Today’s demand for reducing the fuel consumption of vehicles is one of the most challenging issues within the automotive industry. Together with the increased fuel price, the development of more fuel-efficient vehicles is escalating. A recent research about fuel reduction technologies for trucks states that aerodynamic improvements of the tractor unit and the semi-trailer, and thereby drag reduction, is one of the most important technologies for fuel saving.

The research shows that the largest effects of the trailer devices are achieved during 5° yaw, this especially applies for the undercarriage treatment. Furthermore, devices that were implemented in the undercarriage and base region presented the best results, which indicates that these regions are most susceptible to drag improvements.

Aerodynamic drag consists of two components, pressure drag (force acting normal to surface) and friction drag (force acting tangentially to surface). Friction drag is due to shear stress between the fluid and the surface, whereas pressure drag is due to a pressure difference between the front and the rear of the body. For a truck and other blunt bodies, the pressure drag contributes to more than 90 percent of the total drag. In addition to the tractor front, the regions that represent the main drag-contributing areas around a truck are the gap between the tractor and the trailer, the base wake behind the trailer and the undercarriage.

Different types of roof deflectors, side deflectors, and chassis fairings are some good examples of aerodynamic improvements that possible to reduce fuel consumption.

The effect of the gap clearance between the tractor and the trailer is very much dependent on how large the gap is. One of the drag contributing issues with the larger gaps is that air goes into the gap and hits the trailer front, which results in an increased pressure drag. This pressure becomes even greater if the trailer stands higher than the tractor.


It is beneficial to use a roof deflector with an angle adjusted to the height of the trailer. The main purpose of such devices, added on the trailer front, is to prevent uncontrolled circulation and cross-flow in the gap, improve the flow over the gap and to reduce the pressure acting on the trailer. A full-scale wind-tunnel test, performed with a speed of 100 km/h and over a yaw sweep to calculate the wind average, states that these devices reduce drag respectively by 2 and 34 drag counts.

cfrt nose fairing

The undercarriage flow encounters a large amount of disturbances due to irregular geometries with sharp edges underneath the tractor and the trailer. Together with other disturbances, such as rotating wheels, this results in a reduction of velocity in the flow, so-called low-momentum flow, under the trailer with numerous separations and energy losses.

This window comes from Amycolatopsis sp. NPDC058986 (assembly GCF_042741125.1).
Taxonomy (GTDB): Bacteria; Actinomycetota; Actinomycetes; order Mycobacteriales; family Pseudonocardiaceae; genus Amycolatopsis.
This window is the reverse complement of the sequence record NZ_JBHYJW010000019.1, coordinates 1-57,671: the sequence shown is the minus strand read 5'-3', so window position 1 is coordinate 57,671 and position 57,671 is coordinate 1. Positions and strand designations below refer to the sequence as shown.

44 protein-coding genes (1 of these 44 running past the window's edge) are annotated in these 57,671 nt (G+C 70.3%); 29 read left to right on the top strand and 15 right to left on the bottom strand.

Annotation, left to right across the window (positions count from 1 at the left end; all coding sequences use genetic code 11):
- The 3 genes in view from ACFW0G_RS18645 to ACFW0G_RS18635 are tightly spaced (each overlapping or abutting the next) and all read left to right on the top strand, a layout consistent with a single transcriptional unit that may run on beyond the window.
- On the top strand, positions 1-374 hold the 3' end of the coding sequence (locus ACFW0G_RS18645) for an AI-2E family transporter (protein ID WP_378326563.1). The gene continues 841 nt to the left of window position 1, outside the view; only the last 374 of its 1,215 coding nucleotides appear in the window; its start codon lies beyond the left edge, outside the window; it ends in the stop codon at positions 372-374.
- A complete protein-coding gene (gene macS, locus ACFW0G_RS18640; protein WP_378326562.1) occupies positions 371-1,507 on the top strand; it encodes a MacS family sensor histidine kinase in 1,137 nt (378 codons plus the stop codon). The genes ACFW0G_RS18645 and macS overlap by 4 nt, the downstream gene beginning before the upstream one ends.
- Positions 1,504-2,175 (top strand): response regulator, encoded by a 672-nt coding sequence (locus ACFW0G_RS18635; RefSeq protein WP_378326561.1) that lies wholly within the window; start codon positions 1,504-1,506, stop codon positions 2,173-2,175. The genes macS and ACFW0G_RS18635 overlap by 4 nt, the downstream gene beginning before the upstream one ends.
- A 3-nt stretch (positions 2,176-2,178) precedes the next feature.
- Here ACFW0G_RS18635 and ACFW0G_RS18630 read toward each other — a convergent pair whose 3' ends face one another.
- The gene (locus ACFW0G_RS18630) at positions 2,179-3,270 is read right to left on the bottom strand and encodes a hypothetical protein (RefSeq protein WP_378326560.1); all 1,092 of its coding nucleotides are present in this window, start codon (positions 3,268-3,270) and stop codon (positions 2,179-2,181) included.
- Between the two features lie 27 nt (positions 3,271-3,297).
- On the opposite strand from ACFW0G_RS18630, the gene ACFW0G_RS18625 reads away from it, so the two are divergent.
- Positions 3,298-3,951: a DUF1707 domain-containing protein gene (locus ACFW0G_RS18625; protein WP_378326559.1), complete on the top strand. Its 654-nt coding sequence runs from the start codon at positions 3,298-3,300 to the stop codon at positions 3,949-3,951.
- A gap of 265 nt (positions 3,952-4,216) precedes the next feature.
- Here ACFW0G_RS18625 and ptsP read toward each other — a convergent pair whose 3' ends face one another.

Different types of devices placed under the trailer can be used to improve the undercarriage flow by directing the flow along the side of the trailer. This is even more beneficial during cross-wind conditions since it prevents cross- flow.

Side skirts have also demonstrated a drag reduction of up to 48 drag counts.

Trailer fairing is another undercarriage treatment for reducing disturbances as the air hits the trailer.

A smoother trailer bottom with less irregularity can also be a good adjustment to improve the undercarriage flow.

cfrt undercarriage 2

At the rear of the trailer a dominant base wake is created, containing unsteady turbulent flow. This is a result of a low-momentum flow along the top and the sides of the trailer that separates at the trailing edge of the trailer. The low-momentum flow from the undercarriage interacts with the base wake, resulting in an even greater turbulent base flow. A consequence of this is a low-pressure region that is created behind the trailer that contributes to drag.


There are different types of aerodynamic devices to decrease and stabilize the base wake by guiding the flow at the rear of the trailer. By extending the rear with different types of angled plates, the flow attachment is maintained and the air can be guided into the center of the base wake. Other devices are added to the sides and the roof of the trailer to generate energized vortices to delay the separation and thereby decrease the base wake. According to wind-tunnel tests, these devices improve drag by respectively 51 and 44 drag counts.

cfrt base wake

Innovative aerodynamic improvements can be realized in TOPOLO for your vehicles. The whole set of aerodynamic components including side skirts, nose fairings and roof deflectors made of CFRT (continuous fiber reinforced thermoplastic composite) can easily meet the demands of both lightweight and aerodynamic.

Aerodynamic Application Solutions
Gap Treatment Sealed Gap
Vortex Stabilizer
Gap Fairing
Base Treatment Side Plates
Base Plates
Frame Extension
Undercarriage Treatment Side Skirts
Sealed Wheels
Smooth Underbody


Features of CFRT Aerodynamic Devices in TOPOLO

√ Aerodynamic drag reduction

√ Elastic

√ Keep the vehicle stable

√ High mechanical property and elasticity modulus

√ The CFRT truck fairings can be installed on the top (roof deflectors), bottom (chassis fairings) and sides (side deflectors) of the vehicle, together to reduce the air drag force.